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Partners from all over the EU have joined forces to develop a framework that will help European research institutions to implement ethics in their research.

In the kick-off meeting for the ETHNA System project, the ten partners from eight countries met in Castellón to outline the first steps. ETHNA System aims to establish a management system of the Responsible Research and Innovation (RRI) within 6 European Higher Education, Funding and Research Centres: two universities, two research funding centers and two technology parks in Spain, Norway, Estonia, Bulgaria, Austria and Portugal. To do that, the consortium will implement Living Labs, an approach uniquely suited to identify approaches to successfully put ETHNA System into action.

“This project will allow us to work so that what is good can be real,” said project coordinator Elsa González from the Universidad Jaume I. “Our goal is to bring ethics from theory into practice.” The rector of the Universitat Jaume I, Eva Alcón, welcomed the partners in Castellón. “There are three years of hard work ahead of you, but also the challenge of making visible the importance of Human and Social Sciences in research and the transfer of knowledge to society,” she said.

The funding for the project comes from the EU’s Horizon 2020 call “Grounding RRI practices in research and innovation funding and performing organisations”.

Universitat Jaume I will coordinate the European project ETHNA System for the development and implementation of an ethical governance system that promotes responsible research and innovation. The project has a duration of three years and involves the participation of ten partners from eight countries.

Universitat Jaume I de Castelló (UJI) will coordinate the European project ETHNA System, which aims to develop and implement a system of ethical governance to promote good practices in research and innovation (RRI) in higher education centres, research centres and research funding institutions.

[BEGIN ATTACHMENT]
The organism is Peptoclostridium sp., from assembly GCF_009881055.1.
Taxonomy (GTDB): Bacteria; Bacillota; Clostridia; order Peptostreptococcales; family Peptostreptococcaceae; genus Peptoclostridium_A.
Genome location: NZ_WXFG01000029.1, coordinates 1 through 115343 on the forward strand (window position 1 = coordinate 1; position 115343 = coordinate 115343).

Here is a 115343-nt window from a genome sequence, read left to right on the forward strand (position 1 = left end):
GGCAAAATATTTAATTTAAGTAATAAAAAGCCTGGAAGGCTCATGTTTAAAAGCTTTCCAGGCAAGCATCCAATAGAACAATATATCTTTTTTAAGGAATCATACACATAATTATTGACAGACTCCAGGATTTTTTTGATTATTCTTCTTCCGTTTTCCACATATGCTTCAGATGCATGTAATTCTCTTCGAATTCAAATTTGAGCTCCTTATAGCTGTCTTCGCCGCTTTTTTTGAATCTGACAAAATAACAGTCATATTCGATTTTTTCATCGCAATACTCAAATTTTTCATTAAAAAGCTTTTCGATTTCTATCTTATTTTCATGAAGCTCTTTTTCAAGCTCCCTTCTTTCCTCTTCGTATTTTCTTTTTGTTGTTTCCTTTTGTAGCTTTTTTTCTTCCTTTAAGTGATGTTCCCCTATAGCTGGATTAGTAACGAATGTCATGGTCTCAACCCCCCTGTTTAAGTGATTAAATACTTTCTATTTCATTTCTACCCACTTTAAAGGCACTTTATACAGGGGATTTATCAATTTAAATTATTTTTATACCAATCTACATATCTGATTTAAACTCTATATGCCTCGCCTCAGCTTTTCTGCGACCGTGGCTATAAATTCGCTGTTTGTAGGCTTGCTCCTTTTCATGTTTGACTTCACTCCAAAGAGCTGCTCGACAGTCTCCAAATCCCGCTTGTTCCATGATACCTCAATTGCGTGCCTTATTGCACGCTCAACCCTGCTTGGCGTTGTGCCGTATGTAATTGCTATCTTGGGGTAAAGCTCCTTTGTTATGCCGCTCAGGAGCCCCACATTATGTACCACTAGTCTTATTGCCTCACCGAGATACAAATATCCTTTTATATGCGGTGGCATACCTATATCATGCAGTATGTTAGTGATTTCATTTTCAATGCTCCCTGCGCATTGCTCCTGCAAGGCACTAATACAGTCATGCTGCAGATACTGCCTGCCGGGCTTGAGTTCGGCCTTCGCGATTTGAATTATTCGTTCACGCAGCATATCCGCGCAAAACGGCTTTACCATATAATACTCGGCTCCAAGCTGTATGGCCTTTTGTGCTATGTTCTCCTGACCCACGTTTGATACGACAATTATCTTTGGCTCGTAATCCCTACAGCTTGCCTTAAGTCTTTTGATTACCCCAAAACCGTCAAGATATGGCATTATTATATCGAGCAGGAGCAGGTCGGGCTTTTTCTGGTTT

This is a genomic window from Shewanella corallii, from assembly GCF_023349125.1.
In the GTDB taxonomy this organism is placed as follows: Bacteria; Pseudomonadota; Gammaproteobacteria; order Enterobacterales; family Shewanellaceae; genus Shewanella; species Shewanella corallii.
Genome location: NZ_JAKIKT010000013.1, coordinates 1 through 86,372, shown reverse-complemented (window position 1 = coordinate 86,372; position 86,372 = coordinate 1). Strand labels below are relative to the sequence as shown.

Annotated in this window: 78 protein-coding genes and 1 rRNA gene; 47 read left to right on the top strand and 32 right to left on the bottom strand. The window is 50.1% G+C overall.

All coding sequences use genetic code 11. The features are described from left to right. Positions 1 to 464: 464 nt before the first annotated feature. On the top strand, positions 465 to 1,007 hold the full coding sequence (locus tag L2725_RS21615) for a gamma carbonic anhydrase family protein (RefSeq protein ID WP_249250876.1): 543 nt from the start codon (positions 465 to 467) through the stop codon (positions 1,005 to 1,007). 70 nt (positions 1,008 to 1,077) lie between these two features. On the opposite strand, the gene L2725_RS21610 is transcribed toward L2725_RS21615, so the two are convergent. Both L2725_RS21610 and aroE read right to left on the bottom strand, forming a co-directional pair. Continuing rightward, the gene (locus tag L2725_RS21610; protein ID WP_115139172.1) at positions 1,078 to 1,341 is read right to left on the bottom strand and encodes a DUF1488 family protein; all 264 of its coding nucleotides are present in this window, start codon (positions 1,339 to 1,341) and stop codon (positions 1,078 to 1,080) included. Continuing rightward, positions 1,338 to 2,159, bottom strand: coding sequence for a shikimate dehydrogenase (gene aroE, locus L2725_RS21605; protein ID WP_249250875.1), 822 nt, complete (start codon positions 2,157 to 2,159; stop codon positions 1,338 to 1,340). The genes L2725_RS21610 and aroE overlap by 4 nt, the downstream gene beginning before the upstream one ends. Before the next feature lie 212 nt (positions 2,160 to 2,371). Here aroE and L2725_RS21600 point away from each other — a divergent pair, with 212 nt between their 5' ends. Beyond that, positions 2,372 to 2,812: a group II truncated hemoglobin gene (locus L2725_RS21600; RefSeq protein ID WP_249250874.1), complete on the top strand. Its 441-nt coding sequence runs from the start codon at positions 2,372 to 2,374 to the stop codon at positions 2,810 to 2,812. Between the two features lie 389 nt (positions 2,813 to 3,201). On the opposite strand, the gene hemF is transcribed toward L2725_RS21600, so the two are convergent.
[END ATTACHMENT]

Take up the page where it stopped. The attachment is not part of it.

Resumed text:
The project, which will last three years and will involve the participation of several partners from different countries, will implement and validate a system of ethical governance through the integration of an ETHNA office in the structure of management of the consortium’s entities: two universities, one of which is UJI, two research funding centres and two technology parks in Spain, Norway, Estonia, Bulgaria, Austria and Portugal. The ETHNA office is based on four pillars: an ethical code, an ethics committee, an ethical line of alerts and suggestions, and indicators for reporting on RRI compliance.

The aim is to contribute to the implementation of institutional changes in the research and innovation structures of the European Union from an ethical perspective in order to promote and institutionalise RRI, whose basic pillars include research ethics and integration, gender equality, open science and citizen engagement.

“Although RRI has advanced from a training perspective, we do not have the same development in innovative governance structures, and this is where we bring our added value. We will take into account all the dimensions of RRI, but the objective is not to train on these dimensions, but to generate a structure in the institutions that finance and do research to manage these dimensions in an ethical way”, explains Elsa González-Esteban, professor of the Department of Philosophy and Sociology of the UJI and director of the project. It is a research project of the Horizon 2020 Programme coordinated for the first time by a research team from the UJI Faculty of Human and Social Sciences, but it involves other research groups.

The research group in Practical Ethics and Democracy that leads the project and is directed by Professor Domingo García Marzá will contribute its experience in the implementation of ethics management systems in organisations. In addition, the UJI group on Law, Management and Effective Equality of Women and Men, coordinated by Professor Santiago García Campá, will contribute to the generation of indicators for the different dimensions of RRI.